So, you’re having trouble with your toilet tank not filling up after a flush? It’s quite common for homeowners to encounter this problem. There are many different reasons why the issue could arise. While none of them will necessarily break down or damage anything important (in fact, most can be easily resolved), it may help identify what is causing these problems so that we know how best to tackle fixing things right away!
To find out how to troubleshoot and fix a slow filling toilet, read on.
Why Is the Toilet Tank Slow to Fill?
Generally, a toilet tank will refill in about a minute based on the pressure of water in your home. You may have a problem if it takes a long time to complete.
For the following reasons, you might be having a slow-filling toilet.
Low water pressure
Check your taps in all the rooms and see if the water flow is adequate.
A problem with the water supply valve
A water supply valve is located just below the toilet tank, behind the toilet bowl, and is responsible for controlling the flow of water into the toilet tank. A partially closed valve or a malfunctioning valve may not regulate the flow of water correctly. Lastly, debris buildup can prevent water from flowing smoothly through the valve, reducing its filling capacity.
Tips for troubleshooting: Make sure your valve is completely open. Contact a licensed plumber for assistance if an open valve does not produce enough water to refill the tank.
A Waterlogged Float Ball
Water is regulated in the tank by a float ball. A waterlogged float ball prevents the tank from filling efficiently. Consequently, it can prevent enough water from entering the tank, or it can cause the water to refill at a slower rate than desired.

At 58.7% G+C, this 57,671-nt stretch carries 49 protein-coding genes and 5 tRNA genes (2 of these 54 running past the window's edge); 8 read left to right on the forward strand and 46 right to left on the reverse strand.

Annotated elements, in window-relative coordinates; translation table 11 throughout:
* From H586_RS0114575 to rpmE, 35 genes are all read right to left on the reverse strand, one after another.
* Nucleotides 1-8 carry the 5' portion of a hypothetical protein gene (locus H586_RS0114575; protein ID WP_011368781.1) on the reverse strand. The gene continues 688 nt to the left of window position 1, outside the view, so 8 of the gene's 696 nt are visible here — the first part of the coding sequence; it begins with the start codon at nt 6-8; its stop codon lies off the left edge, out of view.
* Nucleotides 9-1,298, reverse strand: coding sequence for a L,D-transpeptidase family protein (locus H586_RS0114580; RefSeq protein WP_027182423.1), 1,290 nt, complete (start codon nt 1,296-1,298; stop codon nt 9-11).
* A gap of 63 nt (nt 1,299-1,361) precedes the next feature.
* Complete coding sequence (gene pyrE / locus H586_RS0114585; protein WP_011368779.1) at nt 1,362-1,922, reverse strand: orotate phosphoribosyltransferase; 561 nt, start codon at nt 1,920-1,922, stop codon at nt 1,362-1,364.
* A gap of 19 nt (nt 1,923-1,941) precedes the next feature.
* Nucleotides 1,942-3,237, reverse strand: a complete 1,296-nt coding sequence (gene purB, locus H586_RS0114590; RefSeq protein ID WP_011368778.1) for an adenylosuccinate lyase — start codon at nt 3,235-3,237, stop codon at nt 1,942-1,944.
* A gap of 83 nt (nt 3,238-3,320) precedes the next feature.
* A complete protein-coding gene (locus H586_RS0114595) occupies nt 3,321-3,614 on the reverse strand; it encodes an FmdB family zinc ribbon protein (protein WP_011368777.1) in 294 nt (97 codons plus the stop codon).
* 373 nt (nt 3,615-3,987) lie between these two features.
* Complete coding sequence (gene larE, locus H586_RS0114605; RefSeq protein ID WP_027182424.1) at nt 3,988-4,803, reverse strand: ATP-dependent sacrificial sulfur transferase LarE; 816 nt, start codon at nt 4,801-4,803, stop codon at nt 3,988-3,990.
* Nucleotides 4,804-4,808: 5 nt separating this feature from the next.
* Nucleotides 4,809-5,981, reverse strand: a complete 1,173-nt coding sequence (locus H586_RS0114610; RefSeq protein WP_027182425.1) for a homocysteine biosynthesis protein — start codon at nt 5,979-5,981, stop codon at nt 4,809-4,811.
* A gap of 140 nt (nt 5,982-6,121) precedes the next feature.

You can check the water level by removing the toilet tank lid. Your float ball could be waterlogged if it’s partially filled or doesn’t float near the top of the tank. If you need to replace the float ball, you just have to remove the old one and install the new one.
It should be noted that float balls are old toilet technology. In case this mechanism is in need of replacement, consider purchasing modern parts for your inner toilet.
Problems with the Fill Valve Tube
Fill valves are located at the end of vertical tubes inside the toilet tank. Fill valves are used to control water levels in tanks. Fill valves are susceptible to wearing down, blockageging, or shifting out of alignment over time. A toilet that cannot fill with water properly may be affected by any of these negative factors.
After you’ve determined that the problem isn’t with a waterlogged float ball or with the water supply valve, it’s time to investigate the fill valve. Make sure the valve is not worn out or improperly positioned inside the tank. It’s normally mounted on the left side of the tank, with the tailpiece extending through the bottom, where it’s connected to the shut-off valve and supply tube.
How To Fix Fixing a Slowly Filling Toilet
After learning what the cause of a slow toilet tank fill will be, here are some steps you can take to fix the issue.